Self-Managed Superannuation Funds or 'SMSF's" have become increasingly popular throughout Australia. Like a traditional superannuation plan, an SMSF involves the management by a trustee of capital and contributions from plan members for retirement purposes.
In a traditional superannuation plan, a super fund often operates as a trust. The trustee is responsible for the operation of the fund and has an obligation to formulate and implement an investment strategy. A trustee is liable for breaches of these obligations. Traditional superannuation plans often have thousands of members in their plans. Trustees for these plans usually have backgrounds in finance and are often some of the best money-managers in the country. The trustees are experts in compliance with the laws and utilise the latest industry resources and personnel to ensure that they are fluent with tax and other regulatory issues concerning the fund.
What separates an SMSF from a traditional superannuation plan is that in an SMSF, the members are also the trustees. The trustee/members are often (but not always) lay-people who are endeavouring to manage their own super fund. Despite the lack of professional designation, a lay trustee of an SMSF is held to the same high regulatory and fiduciary standards in their control and administration of a fund as the trustee of a large superannuation scheme. This can create complexities for lay-people in their role as trustee.
The recent Victorian Supreme Court case of Wooster v. Morris illustrates the demands on a lay SMSF trustee. In that case the deceased died leaving an SMSF with a binding death benefit nomination directing his superannuation in favour of his two children from a first marriage. The trustee of the SMSF upon his death was his second wife. The second wife was now the trustee over the beneficial funds for her late Husband's children from his first marriage.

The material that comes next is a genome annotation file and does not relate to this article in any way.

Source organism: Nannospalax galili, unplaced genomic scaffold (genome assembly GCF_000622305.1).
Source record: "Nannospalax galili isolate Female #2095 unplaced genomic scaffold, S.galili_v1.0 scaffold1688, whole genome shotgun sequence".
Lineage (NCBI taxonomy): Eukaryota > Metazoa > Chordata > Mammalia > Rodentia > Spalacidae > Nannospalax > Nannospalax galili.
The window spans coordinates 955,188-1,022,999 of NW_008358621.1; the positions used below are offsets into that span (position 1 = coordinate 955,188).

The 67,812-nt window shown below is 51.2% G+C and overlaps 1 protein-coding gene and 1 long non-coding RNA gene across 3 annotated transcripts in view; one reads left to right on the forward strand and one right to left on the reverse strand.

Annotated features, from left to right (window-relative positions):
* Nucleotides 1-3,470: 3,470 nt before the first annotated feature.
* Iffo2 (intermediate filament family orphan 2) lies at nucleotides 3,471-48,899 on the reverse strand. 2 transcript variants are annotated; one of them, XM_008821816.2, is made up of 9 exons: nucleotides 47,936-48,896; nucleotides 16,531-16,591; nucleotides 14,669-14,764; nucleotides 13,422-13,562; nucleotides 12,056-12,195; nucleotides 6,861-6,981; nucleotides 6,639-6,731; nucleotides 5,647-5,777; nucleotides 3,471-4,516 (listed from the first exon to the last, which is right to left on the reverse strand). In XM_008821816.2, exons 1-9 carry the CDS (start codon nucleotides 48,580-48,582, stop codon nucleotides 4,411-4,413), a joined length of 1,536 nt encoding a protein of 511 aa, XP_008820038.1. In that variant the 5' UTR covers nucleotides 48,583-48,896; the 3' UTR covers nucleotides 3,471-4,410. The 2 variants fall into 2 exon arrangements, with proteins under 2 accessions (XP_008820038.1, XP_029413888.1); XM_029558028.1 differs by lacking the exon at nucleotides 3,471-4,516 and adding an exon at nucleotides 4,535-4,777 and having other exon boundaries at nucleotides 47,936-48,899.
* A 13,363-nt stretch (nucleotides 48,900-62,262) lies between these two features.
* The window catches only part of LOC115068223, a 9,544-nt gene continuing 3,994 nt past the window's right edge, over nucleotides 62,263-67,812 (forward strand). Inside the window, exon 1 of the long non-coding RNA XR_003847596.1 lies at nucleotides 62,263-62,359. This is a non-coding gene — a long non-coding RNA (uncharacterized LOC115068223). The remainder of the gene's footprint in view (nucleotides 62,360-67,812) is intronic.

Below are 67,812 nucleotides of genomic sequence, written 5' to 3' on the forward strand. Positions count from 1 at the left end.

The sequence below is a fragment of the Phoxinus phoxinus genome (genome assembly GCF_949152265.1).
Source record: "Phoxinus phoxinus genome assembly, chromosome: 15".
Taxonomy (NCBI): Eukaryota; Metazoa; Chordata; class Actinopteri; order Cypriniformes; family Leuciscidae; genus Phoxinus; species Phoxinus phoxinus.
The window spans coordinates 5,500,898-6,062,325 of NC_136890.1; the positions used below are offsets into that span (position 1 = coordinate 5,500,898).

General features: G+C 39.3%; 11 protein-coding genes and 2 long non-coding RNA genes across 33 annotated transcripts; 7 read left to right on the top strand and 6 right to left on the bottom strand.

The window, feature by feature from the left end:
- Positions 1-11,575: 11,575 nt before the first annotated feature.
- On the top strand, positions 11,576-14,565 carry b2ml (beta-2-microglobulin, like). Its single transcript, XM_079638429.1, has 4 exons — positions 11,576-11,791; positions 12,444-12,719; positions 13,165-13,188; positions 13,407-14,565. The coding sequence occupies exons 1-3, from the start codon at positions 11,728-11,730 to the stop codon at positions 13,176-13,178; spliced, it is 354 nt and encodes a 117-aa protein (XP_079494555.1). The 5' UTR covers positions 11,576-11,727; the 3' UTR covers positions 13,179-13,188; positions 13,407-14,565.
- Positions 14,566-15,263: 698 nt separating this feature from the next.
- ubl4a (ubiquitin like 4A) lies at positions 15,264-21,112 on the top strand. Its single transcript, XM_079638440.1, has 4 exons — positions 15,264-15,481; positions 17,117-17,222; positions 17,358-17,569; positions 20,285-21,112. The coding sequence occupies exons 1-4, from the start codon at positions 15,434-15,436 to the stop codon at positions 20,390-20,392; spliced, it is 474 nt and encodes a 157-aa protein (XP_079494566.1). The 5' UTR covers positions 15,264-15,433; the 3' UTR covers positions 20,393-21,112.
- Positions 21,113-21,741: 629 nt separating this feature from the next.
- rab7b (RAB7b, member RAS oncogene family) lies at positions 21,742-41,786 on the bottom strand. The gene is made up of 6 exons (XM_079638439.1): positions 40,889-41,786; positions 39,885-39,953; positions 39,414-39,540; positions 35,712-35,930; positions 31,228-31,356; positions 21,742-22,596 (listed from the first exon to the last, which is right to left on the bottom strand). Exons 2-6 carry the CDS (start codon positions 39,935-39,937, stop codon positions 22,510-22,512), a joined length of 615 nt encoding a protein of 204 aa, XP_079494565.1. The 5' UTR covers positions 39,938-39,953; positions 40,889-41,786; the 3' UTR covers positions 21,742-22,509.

Rather than simply paying the binding death benefit nomination to the step-children, the trustee instead opted to contend that the binding death benefit nomination to the children was invalid. She then paid the death benefit under the SMSF to herself instead of the children.
If she had been correct in her assertion that the binding death benefit was invalid, she would have had discretion to disburse the funds as she saw fit (including distributions to herself).
Predictably, the children contested the distribution and the step-mother trustee eventually conceded that the death benefit to the children was binding. Ultimately, because of the delays and litigation caused by the step-mother trustee's actions, she was ordered by the court to not only pay the children their death benefit under the SMSF but also accrued interest and their substantial legal costs. In making those orders, the court ruled that the trustee had not acted as an "objective and dispassionate" trustee.
The lesson to be learned from this matter for SMSF trustees is that they have a duty to act with impartiality and in the interests of the beneficiaries (not in their self-interests). The penalties for failing to act fairly and impartially can result in expensive litigation and the imposition of personal costs orders.
The content of this article is intended to provide a general guide to the subject matter. Specialist advice should be sought about your specific circumstances.